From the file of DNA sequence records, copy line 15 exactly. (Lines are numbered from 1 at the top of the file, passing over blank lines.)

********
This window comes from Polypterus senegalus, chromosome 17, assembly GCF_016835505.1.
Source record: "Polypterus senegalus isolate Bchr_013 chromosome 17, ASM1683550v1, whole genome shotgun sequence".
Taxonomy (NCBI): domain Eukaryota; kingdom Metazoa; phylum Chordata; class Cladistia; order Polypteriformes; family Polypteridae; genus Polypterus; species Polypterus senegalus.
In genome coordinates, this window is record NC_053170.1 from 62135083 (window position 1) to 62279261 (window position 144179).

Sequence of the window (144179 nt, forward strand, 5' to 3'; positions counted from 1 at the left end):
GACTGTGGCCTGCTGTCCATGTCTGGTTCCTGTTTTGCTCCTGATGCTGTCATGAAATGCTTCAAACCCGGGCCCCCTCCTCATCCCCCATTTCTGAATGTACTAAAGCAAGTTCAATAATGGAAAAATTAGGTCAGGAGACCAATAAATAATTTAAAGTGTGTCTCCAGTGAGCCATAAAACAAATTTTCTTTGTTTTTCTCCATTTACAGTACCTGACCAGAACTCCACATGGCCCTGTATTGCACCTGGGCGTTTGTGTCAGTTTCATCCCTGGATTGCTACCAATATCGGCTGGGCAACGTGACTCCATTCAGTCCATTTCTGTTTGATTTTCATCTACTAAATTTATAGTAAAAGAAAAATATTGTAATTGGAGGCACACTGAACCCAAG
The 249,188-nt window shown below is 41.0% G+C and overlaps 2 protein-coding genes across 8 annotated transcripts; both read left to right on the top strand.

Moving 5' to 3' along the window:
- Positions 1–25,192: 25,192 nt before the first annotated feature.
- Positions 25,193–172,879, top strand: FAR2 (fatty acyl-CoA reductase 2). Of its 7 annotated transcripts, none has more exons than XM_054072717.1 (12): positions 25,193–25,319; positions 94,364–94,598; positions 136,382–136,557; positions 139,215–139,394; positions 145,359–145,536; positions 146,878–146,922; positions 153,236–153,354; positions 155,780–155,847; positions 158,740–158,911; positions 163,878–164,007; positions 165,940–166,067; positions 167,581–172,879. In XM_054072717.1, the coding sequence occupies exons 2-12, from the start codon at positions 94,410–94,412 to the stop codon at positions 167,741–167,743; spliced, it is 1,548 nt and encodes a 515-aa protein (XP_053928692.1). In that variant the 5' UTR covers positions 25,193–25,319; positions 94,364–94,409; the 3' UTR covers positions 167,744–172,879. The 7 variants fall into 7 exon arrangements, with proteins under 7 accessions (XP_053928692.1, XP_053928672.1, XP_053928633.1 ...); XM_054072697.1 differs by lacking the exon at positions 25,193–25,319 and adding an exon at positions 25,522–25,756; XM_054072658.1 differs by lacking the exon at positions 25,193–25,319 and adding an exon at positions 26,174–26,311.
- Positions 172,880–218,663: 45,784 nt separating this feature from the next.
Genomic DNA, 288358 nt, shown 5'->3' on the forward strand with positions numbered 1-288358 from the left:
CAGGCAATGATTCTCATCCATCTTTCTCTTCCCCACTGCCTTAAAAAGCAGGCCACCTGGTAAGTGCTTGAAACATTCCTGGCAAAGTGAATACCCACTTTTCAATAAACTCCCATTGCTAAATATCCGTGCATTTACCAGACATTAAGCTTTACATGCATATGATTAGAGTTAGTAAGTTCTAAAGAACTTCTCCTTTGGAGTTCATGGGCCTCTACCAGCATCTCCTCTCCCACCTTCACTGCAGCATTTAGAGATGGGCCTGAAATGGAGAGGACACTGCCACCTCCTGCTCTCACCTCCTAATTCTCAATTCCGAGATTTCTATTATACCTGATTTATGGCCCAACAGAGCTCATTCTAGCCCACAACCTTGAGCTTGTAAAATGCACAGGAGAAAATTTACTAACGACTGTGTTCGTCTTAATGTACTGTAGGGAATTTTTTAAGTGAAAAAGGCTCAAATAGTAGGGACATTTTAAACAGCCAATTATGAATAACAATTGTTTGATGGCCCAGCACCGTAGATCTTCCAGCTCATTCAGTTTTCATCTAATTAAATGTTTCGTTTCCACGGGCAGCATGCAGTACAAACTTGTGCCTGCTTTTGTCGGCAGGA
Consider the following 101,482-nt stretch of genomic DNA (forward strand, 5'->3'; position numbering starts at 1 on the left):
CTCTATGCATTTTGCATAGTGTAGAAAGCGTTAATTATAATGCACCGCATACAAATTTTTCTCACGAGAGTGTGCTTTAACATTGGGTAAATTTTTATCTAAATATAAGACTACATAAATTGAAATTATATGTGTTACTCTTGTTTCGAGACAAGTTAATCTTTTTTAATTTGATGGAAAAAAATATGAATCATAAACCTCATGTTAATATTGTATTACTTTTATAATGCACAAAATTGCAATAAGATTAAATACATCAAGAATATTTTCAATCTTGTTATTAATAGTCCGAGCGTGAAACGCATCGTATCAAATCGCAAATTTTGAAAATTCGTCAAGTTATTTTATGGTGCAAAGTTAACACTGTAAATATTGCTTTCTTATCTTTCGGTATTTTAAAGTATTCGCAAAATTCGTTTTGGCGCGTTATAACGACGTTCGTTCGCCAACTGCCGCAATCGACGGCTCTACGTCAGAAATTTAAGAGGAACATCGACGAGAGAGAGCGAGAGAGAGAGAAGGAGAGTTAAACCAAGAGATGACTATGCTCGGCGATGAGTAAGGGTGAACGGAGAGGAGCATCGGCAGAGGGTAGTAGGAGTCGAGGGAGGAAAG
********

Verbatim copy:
CTCTATGCATTTTGCATAGTGTAGAAAGCGTTAATTATAATGCACCGCATACAAATTTTTCTCACGAGAGTGTGCTTTAACATTGGGTAAATTTTTATCTAAATATAAGACTACATAAATTGAAATTATATGTGTTACTCTTGTTTCGAGACAAGTTAATCTTTTTTAATTTGATGGAAAAAAATATGAATCATAAACCTCATGTTAATATTGTATTACTTTTATAATGCACAAAATTGCAATAAGATTAAATACATCAAGAATATTTTCAATCTTGTTATTAATAGTCCGAGCGTGAAACGCATCGTATCAAATCGCAAATTTTGAAAATTCGTCAAGTTATTTTATGGTGCAAAGTTAACACTGTAAATATTGCTTTCTTATCTTTCGGTATTTTAAAGTATTCGCAAAATTCGTTTTGGCGCGTTATAACGACGTTCGTTCGCCAACTGCCGCAATCGACGGCTCTACGTCAGAAATTTAAGAGGAACATCGACGAGAGAGAGCGAGAGAGAGAGAAGGAGAGTTAAACCAAGAGATGACTATGCTCGGCGATGAGTAAGGGTGAACGGAGAGGAGCATCGGCAGAGGGTAGTAGGAGTCGAGGGAGGAAAG